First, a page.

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Is health insurance reimbursement taxable?

Written by: Josh Miner
October 21, 2020 at 8:48 AM

Under IRS rules, employers can reimburse employees for their health insurance in a tax-advantaged way. The most prominent vehicle for doing so is a health reimbursement arrangement (HRA).

When an HRA is compliant with the IRS rules, employers can reimburse health expenses with money that is free of payroll taxes for both the employer and employee—and free of income tax for the employee, as long as the employee has health insurance that provides minimum essential coverage (MEC).

To get the tax benefits, however, an HRA must follow IRS procedures, including strict rules about setting up formal plan documents.

In this post, we'll go over three steps to make sure your organization’s's health insurance reimbursement is tax-free.

HRA requirements

The IRS has clear rules that govern how HRAs work and how employers must set them up to be compliant.

To get the tax benefits, an HRA must meet the following requirements:

  • 100 percent employer-funded (employees can’t contribute).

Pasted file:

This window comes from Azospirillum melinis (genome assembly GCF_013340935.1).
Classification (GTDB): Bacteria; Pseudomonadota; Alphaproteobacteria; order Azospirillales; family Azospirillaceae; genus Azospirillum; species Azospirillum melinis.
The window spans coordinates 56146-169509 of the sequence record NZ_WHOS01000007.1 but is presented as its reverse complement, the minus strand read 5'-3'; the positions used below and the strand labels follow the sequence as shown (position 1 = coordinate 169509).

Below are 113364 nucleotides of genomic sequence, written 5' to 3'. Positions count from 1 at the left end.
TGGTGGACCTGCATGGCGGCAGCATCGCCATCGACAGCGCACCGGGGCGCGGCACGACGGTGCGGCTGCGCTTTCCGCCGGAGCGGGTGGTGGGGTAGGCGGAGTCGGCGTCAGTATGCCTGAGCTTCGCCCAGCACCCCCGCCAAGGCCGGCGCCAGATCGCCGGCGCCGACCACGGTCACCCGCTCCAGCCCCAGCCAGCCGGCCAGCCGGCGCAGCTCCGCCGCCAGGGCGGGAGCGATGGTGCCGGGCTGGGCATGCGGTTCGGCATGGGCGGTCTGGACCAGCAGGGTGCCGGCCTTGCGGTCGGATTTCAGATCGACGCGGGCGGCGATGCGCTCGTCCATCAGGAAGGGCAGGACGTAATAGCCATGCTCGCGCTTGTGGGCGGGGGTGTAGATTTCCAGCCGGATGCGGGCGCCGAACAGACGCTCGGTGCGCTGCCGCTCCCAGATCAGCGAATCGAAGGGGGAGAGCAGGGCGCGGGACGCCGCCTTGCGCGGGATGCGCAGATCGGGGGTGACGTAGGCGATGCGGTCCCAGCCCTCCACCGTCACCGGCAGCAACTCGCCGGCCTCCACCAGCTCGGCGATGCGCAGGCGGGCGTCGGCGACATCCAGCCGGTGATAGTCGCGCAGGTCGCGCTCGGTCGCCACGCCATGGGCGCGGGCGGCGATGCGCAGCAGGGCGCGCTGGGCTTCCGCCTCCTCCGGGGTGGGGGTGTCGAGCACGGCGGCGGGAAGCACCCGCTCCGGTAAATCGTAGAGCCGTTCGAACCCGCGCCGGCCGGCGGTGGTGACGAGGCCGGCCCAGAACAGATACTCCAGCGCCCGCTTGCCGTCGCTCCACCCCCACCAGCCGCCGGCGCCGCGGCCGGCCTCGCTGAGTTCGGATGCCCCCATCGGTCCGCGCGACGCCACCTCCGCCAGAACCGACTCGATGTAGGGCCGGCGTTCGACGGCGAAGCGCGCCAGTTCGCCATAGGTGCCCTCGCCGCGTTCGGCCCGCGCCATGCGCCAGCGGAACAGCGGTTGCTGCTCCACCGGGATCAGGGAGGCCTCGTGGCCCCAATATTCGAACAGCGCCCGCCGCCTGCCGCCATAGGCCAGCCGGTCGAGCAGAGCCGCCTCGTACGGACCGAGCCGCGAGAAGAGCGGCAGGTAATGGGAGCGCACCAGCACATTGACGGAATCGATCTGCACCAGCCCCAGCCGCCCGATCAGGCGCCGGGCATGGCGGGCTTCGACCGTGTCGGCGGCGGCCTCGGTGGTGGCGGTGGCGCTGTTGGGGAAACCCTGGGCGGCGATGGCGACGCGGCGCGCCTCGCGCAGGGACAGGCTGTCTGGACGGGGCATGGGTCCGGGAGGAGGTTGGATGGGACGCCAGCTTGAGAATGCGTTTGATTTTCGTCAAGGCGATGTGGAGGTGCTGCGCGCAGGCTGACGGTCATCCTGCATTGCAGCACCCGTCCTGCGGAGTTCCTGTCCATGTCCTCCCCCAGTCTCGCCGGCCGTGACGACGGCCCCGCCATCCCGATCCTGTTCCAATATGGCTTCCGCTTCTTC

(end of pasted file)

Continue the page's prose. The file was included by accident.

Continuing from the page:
• The organization can’t fund its contribution through wage deductions—even if the employee agrees to it.
  • Employees must have MEC to get reimbursements free of income tax. If employees do not have MEC, they must report reimbursements as taxable income at the end of the year.
  • Formal plan documents must define qualified medical expenses.

Certain types of HRAs, like the qualified small employer HRA (QSEHRA), have annual contribution limits, while others, like the individual coverage HRA (ICHRA) and the group coverage HRA (GCHRA), do not.

Curious which HRA might be right for your organization? Take our quiz to find out

HRA compliance

To be compliant, healthcare reimbursement plans must have formal plan documents that describe how the plan is managed, what expenses are reimbursable, and what documents are required to demonstrate compliance.

If an employer doesn’t want to set up compliant documents and procedures, it can just give employees a raise or a health insurance stipend. However, the organization will pay payroll tax on this extra money, and employees will pay both payroll and income tax.

Watch our webinar on HRA compliance 101

Conclusion

The tax-advantaged nature of HRAs makes them a good option for employers that want to offer personalized, flexible health benefits to their employees. Compliance is key, however. Without it, employers and their employees can miss out on the tax savings. Using HRA administration software like PeopleKeep, organizations can set up a fully compliant plan in minutes that they can manage in minutes per month.

This post was originally published November 30, 2018. It was last updated October 21, 2020.

Topics: Health Reimbursement Arrangement, Qualified Small Employer HRA

Additional Resources

Setting up your first HRA? Get our HRA compliance toolkit for beginner's tips.
Watch our webinar to learn how to offer an HRA from our experts.

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